After finding the bird flu H5N8 virus in five different panchayats within the state, the Pinarayi Vijayan-headed government of Kerala has issued a high alert and ordered extensive kills of likely exposed birds, to keep the virus from spreading further.
Health authorities help remove infected birds in the Indian state of Kerala. Photo: Amit Sagar, via Twitter
The local outbreak was first reported publicly on January 4, when local authorities announced that 1,700 ducks had already died from the virus on a farm located in Kottayam, in Neendoor panchayat.
Investigators soon discovered that four other locations, the panchayats of Nedumudi, Thakazhy, Pallippad and Karuvatta in Kuttanad, had also confirmed the local presence of the virus.
After the discovery of what appeared to be a high-risk outbreak, the state government announced immediately plans for the culling of 34,000 birds in Kuttanad and another 10,000 located nearby.
The Alappuzha district collector also announced an immediate ban on all use, sales, and transport of the meat, eggs, and biological waste from all domestic birds in the region. This includes all ducks and chicken produced in the Kuttanad and Karthikappalli Taluks.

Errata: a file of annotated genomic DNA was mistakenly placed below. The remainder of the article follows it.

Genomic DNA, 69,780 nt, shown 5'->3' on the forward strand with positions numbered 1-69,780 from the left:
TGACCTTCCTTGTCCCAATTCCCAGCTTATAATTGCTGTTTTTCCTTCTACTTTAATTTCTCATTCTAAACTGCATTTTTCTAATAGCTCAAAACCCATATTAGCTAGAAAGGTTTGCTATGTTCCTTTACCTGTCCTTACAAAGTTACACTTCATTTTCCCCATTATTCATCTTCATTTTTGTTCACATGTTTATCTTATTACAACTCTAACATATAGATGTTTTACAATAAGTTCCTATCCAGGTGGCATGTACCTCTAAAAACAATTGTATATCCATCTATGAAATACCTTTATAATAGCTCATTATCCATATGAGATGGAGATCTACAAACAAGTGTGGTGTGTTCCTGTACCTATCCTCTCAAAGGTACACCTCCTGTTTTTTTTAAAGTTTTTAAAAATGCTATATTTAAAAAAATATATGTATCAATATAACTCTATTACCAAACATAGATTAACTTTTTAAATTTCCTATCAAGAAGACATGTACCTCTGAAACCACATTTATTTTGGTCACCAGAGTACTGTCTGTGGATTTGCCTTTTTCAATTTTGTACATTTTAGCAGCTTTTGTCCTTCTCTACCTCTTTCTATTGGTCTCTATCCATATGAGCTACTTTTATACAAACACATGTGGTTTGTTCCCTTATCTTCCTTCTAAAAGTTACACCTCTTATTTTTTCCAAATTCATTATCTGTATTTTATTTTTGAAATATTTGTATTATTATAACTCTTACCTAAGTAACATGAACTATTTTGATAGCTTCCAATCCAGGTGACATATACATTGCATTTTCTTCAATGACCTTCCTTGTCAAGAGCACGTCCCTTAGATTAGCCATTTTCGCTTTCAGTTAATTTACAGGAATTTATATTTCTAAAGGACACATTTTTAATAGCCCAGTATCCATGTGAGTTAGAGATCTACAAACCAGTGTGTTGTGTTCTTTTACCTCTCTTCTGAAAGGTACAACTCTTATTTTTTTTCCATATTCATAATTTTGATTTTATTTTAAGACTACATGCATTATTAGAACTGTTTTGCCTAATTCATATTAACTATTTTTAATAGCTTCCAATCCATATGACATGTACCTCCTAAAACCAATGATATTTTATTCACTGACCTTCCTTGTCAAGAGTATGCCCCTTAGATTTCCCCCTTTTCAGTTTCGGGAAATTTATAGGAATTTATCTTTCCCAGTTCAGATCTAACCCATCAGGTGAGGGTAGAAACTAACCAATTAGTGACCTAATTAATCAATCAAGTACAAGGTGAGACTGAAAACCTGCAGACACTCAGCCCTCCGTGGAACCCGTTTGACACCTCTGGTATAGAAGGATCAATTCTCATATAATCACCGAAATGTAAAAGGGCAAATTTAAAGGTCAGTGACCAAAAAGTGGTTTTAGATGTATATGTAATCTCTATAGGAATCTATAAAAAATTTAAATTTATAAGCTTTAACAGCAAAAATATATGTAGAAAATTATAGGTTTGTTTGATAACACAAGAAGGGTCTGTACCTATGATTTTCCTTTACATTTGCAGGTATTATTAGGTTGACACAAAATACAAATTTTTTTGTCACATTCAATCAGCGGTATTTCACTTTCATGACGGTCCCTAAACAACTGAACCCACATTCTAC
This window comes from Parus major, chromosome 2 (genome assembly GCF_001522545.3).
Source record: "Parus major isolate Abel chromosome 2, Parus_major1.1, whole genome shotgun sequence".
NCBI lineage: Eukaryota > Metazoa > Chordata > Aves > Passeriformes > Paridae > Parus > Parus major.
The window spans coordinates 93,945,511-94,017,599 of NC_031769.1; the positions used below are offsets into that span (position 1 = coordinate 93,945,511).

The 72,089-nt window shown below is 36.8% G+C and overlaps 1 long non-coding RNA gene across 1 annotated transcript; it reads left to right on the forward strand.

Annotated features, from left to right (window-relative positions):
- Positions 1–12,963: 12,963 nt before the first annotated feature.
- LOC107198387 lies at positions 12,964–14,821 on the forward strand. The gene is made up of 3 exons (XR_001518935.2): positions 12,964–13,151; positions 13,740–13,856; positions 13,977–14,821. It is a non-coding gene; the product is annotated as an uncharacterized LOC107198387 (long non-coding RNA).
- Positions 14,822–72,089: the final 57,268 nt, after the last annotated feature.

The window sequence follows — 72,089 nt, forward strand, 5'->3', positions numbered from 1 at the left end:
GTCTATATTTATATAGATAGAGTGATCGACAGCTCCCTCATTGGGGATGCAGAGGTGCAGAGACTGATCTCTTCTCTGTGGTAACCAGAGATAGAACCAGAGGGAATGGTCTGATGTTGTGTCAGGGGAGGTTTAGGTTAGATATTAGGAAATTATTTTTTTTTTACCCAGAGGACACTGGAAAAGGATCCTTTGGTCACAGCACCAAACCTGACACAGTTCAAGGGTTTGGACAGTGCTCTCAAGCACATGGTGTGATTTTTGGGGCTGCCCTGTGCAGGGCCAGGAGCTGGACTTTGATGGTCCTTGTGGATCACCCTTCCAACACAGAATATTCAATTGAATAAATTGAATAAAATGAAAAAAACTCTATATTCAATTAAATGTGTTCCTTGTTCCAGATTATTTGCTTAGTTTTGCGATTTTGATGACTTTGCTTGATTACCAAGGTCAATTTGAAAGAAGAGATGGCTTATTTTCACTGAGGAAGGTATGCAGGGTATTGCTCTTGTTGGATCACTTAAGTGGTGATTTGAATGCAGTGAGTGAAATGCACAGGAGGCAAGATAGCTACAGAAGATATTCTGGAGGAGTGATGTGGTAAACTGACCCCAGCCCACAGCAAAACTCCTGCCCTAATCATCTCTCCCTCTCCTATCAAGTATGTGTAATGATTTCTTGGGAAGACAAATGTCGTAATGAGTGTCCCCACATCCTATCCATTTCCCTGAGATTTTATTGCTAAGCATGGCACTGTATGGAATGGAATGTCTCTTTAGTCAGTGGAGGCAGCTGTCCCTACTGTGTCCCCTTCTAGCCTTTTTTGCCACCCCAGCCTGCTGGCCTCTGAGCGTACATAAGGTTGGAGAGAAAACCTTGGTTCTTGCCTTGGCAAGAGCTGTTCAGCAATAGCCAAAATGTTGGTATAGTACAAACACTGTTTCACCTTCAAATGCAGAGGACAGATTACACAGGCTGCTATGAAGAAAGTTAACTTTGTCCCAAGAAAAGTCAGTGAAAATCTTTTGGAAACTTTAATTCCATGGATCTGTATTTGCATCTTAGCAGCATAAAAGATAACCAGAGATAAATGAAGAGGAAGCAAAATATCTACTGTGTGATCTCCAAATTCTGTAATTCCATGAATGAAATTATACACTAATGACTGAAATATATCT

In parallel with these announcements, on January 5 the state government officially declared the presence of the bird flu as “a state-specific disaster in Kerala”.
Unfortunately for the region, the discovery of birds infected with the virus came too late to stop its movement elsewhere. Reports have now confirmed the presence of the virus in Rajasthan, Madhya Pradesh, and Himachal Pradesh. In Himachal Pradesh, an estimated 1,800 migratory birds, much of which were bar-headed geese, were discovered dead because of the disease in the Pong Dam Lake sanctuary. 425 birds were also found to have died from bird flu in Rajasthan.
Authorities also issued warnings that while the bird flu would likely primarily affect the avian populations and migratory birds, people should also take special precautions to minimize possible infections themselves. The strain of influenza currently infecting these birds can apparently be transmitted to people who may have come into contact with secretions from eyes, noses, or mouths of the birds, or have handled the feces of those infected.